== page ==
|Photo 1: Types of Disability of those Travelling in Australia (Source: Dwyer & Darcy, 2008)|
The main early study was Woodside and Etzel (1980) who undertook the first empirical study on disability and tourism that sought to discover the role of physical and mental conditions on tourism vacation behaviour. The survey found that 10 percent of the 590 respondents to a household survey in the US State of South Carolina who had gone on a trip had a member of their party with a ‘physical or mental condition’. They concluded that while the demographic characteristics of those travelling did not vary significantly from other households, that those with a person with a disability had lower level of travel than the general population.
For a summary of the literature see pages 5-6 and Chapter 4 pp21-32 in the following is publication (Darcy, et al., 2008). This was written and researched with the preeminent tourism economist Professor Larry Dwyer.
Darcy, S., Cameron, B., Dwyer, L., Taylor, T., Wong, E., & Thomson, A. (2008), Technical Report 90040: Visitor accessibility in urban centre. Gold Coast: Sustainable Tourism Cooperative Research Centre. http://www.crctourism.com.au/BookShop/BookDetail.aspx?d=626
This work presented a detailed methodology for assessing the economic contribution of tourists with disabilities based on nationally collected data on their travel patterns. Only the Australia government's Bureau of Tourism Research (2003 now Tourism Research Australia) have collected data at a national level that allows comparison between the rates of travel for people with disabilities and the general population. The above study was based on these figures. It also shows the complexity when understanding that of this study estimated that about 11% of Australians travelling with in Australia (domestic holidaymakers) have a disability. Figure 1 presents a breakdown of the types of disability that travellers identified that they had. This proportion dropped significantly for those travelling internationally. That is where the complexity lies when trying to estimate the proportion of travellers with disabilities as part of inbound markets. The other excellent data set is from the US Open Doors Organisation (HarrisInteractive Market Research, 2003, 2005) both our study and these studies suggests that about 7% international travellers have some form of disability. However, these travellers have lower levels of support needs than domestic travellers.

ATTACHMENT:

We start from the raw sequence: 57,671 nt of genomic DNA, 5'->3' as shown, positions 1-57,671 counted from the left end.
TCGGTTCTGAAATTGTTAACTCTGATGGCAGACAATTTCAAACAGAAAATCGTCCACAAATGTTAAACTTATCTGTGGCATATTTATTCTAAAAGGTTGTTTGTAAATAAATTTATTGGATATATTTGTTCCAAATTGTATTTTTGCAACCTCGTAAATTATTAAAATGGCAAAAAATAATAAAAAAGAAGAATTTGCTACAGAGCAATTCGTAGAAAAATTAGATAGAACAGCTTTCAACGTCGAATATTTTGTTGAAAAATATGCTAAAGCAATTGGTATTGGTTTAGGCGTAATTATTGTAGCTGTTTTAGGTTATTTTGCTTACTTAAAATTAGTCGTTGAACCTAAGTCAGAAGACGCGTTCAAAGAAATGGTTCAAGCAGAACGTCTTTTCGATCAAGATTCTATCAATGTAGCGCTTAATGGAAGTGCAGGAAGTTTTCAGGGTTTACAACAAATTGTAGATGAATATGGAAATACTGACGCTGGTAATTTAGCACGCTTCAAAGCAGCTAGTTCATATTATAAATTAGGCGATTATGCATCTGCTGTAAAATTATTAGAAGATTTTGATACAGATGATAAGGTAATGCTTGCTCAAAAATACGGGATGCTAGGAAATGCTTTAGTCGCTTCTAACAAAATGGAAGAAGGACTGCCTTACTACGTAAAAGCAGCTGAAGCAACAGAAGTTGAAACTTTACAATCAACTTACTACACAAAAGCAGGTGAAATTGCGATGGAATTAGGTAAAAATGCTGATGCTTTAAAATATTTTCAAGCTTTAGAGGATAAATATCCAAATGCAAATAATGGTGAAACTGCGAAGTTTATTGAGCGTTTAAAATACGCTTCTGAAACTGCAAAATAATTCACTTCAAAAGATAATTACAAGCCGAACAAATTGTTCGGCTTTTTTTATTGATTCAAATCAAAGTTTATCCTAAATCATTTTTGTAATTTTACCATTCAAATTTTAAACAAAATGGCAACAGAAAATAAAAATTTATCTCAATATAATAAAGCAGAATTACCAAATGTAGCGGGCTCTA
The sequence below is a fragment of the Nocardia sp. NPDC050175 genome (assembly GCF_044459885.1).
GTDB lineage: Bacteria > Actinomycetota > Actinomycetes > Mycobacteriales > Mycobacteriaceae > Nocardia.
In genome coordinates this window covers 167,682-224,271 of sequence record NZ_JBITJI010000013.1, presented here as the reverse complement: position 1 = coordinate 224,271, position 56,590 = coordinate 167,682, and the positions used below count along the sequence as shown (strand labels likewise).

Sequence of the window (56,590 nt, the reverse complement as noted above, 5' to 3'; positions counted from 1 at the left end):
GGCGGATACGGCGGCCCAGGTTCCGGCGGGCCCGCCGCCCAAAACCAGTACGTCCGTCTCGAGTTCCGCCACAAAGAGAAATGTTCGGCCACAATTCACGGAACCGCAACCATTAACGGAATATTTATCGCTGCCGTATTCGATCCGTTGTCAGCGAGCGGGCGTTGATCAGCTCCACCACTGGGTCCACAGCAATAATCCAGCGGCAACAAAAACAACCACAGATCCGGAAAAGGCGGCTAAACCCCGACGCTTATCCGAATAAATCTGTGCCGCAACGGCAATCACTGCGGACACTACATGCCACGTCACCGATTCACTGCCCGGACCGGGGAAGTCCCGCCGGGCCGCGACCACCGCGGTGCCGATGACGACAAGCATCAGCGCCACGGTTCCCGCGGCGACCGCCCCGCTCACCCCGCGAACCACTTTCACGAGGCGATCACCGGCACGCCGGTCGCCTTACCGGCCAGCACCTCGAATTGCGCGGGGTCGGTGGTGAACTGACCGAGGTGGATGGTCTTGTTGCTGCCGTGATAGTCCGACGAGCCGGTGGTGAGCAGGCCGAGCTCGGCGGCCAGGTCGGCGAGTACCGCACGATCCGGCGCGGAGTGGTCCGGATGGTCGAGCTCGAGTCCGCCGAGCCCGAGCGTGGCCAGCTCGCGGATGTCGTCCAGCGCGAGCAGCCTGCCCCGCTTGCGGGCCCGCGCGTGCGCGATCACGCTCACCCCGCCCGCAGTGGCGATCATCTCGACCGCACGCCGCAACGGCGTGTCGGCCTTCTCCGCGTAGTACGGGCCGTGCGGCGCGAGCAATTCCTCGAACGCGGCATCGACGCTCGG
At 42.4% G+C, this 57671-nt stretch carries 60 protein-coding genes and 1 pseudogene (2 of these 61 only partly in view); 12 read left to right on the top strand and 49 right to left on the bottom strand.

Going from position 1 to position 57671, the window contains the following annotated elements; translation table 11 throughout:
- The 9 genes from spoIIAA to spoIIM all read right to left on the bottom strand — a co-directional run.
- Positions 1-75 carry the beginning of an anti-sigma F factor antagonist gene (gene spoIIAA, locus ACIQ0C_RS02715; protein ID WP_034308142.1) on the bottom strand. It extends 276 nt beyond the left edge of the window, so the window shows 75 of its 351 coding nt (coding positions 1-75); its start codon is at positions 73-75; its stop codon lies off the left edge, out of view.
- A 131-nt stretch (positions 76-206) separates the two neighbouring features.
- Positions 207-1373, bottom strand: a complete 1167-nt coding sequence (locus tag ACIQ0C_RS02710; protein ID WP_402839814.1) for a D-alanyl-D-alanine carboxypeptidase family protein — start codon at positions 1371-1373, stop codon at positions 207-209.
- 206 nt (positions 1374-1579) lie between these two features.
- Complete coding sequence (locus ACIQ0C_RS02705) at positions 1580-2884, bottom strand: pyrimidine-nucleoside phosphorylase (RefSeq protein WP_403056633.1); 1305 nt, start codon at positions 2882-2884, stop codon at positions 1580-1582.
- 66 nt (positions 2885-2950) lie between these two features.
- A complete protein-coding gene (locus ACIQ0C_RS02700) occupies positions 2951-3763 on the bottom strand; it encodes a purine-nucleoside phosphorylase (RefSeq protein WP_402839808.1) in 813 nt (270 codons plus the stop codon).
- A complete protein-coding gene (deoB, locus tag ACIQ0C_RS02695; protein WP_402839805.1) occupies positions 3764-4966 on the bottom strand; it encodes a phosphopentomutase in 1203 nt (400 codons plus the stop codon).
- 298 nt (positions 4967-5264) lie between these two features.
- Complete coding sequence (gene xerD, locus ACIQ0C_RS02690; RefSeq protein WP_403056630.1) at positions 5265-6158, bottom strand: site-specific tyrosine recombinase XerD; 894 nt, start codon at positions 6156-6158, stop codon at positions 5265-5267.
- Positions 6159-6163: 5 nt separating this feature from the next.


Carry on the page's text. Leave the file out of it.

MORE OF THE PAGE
There are also studies that seek to make the economic impact of travellers with disabilities of which the above study did as well. However, most of these other studies use gross demand estimates rather than undertaking direct empirical work about the consumer behaviour of people with disabilities tourism participation and patterns. For example Neuman and Reuber’s
(2004) estimated German tourists make a €2.5 billion contribution to the economy where the European Union countries’ OSSATE research estimated that tourists with disabilities contribute €80 billion to the economy using gross demand estimates (Buhalis, Michopoulou, Eichhorn, & Miller, 2005). More recently VisitEngland has collected data that suggests
For a detailed examination of the research literature see pages 89-96 of
Darcy, Simon 2004, Disabling Journeys: The social relations of tourism for people with impairments in Australia – an explanation of people with impairments’ experiences through the discourses of government tourism authorities and the tourism industry, Unpublished Ph.D Thesis, Faculty of Business, University of Technology, Sydney. http://utsescholarship.lib.uts.edu.au/iresearch/scholarly-works/handle/2100/260
For an introduction to understanding the accessible tourism market see